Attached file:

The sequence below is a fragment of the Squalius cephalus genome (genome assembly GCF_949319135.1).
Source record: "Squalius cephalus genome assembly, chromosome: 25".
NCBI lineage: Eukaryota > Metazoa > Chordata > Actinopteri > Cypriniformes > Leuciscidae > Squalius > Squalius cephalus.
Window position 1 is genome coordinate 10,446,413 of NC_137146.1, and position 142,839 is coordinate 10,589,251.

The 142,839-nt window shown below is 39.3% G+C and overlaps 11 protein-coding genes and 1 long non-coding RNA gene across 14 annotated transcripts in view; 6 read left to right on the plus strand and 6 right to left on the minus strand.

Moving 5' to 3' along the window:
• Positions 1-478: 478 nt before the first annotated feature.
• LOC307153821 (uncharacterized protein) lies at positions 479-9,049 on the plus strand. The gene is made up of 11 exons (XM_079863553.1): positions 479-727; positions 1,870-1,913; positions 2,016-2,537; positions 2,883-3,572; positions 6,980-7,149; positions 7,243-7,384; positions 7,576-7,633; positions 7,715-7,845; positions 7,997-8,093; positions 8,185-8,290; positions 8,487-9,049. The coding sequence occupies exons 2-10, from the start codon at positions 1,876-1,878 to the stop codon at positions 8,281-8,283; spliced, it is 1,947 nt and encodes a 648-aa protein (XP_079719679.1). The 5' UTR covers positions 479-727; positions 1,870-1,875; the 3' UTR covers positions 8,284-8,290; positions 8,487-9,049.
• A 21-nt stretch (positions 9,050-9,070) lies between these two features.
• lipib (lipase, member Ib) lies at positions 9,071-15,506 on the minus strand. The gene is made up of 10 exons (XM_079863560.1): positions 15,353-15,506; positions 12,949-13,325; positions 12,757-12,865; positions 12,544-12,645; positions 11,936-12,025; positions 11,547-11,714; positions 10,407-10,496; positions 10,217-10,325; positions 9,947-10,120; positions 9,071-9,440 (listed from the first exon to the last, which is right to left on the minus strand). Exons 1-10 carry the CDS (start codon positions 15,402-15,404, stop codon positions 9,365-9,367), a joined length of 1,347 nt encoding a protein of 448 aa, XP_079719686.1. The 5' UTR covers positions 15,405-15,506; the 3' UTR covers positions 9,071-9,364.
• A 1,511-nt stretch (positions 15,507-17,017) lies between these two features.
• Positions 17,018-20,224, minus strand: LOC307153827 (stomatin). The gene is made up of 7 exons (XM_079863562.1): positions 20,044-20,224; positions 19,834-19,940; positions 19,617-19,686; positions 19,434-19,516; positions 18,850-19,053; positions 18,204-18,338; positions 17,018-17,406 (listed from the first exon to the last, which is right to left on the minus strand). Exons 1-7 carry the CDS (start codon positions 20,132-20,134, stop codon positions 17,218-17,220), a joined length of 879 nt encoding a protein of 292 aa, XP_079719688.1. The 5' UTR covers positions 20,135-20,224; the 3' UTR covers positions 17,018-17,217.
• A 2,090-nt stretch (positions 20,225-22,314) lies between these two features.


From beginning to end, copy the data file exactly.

The sequence below is a fragment of the Squalius cephalus genome (genome assembly GCF_949319135.1).
Source record: "Squalius cephalus genome assembly, chromosome: 25".
NCBI lineage: Eukaryota > Metazoa > Chordata > Actinopteri > Cypriniformes > Leuciscidae > Squalius > Squalius cephalus.
Window position 1 is genome coordinate 10,446,413 of NC_137146.1, and position 142,839 is coordinate 10,589,251.

The 142,839-nt window shown below is 39.3% G+C and overlaps 11 protein-coding genes and 1 long non-coding RNA gene across 14 annotated transcripts in view; 6 read left to right on the plus strand and 6 right to left on the minus strand.

Moving 5' to 3' along the window:
• Positions 1-478: 478 nt before the first annotated feature.
• LOC307153821 (uncharacterized protein) lies at positions 479-9,049 on the plus strand. The gene is made up of 11 exons (XM_079863553.1): positions 479-727; positions 1,870-1,913; positions 2,016-2,537; positions 2,883-3,572; positions 6,980-7,149; positions 7,243-7,384; positions 7,576-7,633; positions 7,715-7,845; positions 7,997-8,093; positions 8,185-8,290; positions 8,487-9,049. The coding sequence occupies exons 2-10, from the start codon at positions 1,876-1,878 to the stop codon at positions 8,281-8,283; spliced, it is 1,947 nt and encodes a 648-aa protein (XP_079719679.1). The 5' UTR covers positions 479-727; positions 1,870-1,875; the 3' UTR covers positions 8,284-8,290; positions 8,487-9,049.
• A 21-nt stretch (positions 9,050-9,070) lies between these two features.
• lipib (lipase, member Ib) lies at positions 9,071-15,506 on the minus strand. The gene is made up of 10 exons (XM_079863560.1): positions 15,353-15,506; positions 12,949-13,325; positions 12,757-12,865; positions 12,544-12,645; positions 11,936-12,025; positions 11,547-11,714; positions 10,407-10,496; positions 10,217-10,325; positions 9,947-10,120; positions 9,071-9,440 (listed from the first exon to the last, which is right to left on the minus strand). Exons 1-10 carry the CDS (start codon positions 15,402-15,404, stop codon positions 9,365-9,367), a joined length of 1,347 nt encoding a protein of 448 aa, XP_079719686.1. The 5' UTR covers positions 15,405-15,506; the 3' UTR covers positions 9,071-9,364.
• A 1,511-nt stretch (positions 15,507-17,017) lies between these two features.
• Positions 17,018-20,224, minus strand: LOC307153827 (stomatin). The gene is made up of 7 exons (XM_079863562.1): positions 20,044-20,224; positions 19,834-19,940; positions 19,617-19,686; positions 19,434-19,516; positions 18,850-19,053; positions 18,204-18,338; positions 17,018-17,406 (listed from the first exon to the last, which is right to left on the minus strand). Exons 1-7 carry the CDS (start codon positions 20,132-20,134, stop codon positions 17,218-17,220), a joined length of 879 nt encoding a protein of 292 aa, XP_079719688.1. The 5' UTR covers positions 20,135-20,224; the 3' UTR covers positions 17,018-17,217.
• A 2,090-nt stretch (positions 20,225-22,314) lies between these two features.